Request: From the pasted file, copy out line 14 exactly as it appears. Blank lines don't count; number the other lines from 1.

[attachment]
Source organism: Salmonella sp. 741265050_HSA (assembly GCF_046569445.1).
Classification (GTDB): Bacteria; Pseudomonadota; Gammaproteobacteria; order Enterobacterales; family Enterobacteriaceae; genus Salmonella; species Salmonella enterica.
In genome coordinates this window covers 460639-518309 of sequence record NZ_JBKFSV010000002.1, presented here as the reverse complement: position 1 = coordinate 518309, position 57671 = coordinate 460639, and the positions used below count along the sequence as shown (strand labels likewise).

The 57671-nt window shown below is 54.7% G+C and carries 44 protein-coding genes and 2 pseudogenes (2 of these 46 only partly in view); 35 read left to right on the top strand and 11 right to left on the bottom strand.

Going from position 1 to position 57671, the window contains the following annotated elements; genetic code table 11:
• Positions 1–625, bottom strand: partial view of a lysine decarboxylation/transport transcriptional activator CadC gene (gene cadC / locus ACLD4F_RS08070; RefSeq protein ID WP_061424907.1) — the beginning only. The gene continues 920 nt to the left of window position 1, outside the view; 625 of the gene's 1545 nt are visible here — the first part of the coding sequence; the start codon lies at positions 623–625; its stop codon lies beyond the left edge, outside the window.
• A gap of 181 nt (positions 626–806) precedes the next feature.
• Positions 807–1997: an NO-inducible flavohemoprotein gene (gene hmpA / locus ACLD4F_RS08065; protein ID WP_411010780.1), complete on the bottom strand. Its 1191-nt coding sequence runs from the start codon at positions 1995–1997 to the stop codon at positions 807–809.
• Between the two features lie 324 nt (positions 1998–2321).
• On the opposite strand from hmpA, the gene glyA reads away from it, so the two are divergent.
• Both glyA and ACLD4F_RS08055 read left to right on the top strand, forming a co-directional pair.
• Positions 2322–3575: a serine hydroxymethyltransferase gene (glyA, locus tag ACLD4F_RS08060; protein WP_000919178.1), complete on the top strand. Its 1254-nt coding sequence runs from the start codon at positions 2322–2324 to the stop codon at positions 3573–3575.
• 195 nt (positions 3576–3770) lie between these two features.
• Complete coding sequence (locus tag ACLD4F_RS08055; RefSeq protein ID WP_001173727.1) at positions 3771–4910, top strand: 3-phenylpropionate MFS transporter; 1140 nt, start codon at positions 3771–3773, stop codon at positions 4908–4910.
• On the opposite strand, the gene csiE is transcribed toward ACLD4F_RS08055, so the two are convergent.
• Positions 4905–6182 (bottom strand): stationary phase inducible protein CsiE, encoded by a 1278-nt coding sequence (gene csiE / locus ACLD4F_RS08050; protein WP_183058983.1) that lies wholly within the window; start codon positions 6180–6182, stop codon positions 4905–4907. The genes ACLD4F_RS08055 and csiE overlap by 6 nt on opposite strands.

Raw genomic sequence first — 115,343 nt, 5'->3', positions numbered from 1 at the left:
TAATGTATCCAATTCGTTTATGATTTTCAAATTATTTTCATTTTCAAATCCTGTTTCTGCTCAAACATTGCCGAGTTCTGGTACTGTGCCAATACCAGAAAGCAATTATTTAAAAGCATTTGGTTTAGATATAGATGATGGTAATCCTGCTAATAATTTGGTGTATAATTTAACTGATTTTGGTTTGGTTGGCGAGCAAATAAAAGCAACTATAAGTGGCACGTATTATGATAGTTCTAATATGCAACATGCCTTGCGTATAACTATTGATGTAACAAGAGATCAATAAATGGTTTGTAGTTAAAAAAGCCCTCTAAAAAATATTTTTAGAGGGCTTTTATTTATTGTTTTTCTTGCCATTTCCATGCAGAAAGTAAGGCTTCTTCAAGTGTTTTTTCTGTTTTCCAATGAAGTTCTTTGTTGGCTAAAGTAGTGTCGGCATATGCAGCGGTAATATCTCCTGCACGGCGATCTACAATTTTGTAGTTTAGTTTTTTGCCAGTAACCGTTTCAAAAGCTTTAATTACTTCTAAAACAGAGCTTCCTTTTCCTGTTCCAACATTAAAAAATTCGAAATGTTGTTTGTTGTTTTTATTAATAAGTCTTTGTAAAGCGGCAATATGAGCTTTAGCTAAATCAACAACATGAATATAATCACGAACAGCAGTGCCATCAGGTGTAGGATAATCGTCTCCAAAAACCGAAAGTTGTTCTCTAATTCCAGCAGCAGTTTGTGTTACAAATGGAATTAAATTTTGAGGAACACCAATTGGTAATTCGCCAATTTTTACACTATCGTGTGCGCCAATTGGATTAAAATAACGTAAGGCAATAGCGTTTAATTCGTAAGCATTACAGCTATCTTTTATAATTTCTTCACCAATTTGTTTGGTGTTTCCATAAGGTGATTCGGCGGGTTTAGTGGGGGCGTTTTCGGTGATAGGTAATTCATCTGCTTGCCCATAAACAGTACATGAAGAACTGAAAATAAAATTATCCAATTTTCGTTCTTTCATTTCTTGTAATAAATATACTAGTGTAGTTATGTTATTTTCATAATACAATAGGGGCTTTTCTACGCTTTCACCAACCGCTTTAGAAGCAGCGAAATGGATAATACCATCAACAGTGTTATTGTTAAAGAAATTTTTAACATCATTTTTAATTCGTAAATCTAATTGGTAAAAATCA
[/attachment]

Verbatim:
• Complete coding sequence (locus tag ACLD4F_RS08055; RefSeq protein ID WP_001173727.1) at positions 3771–4910, top strand: 3-phenylpropionate MFS transporter; 1140 nt, start codon at positions 3771–3773, stop codon at positions 4908–4910.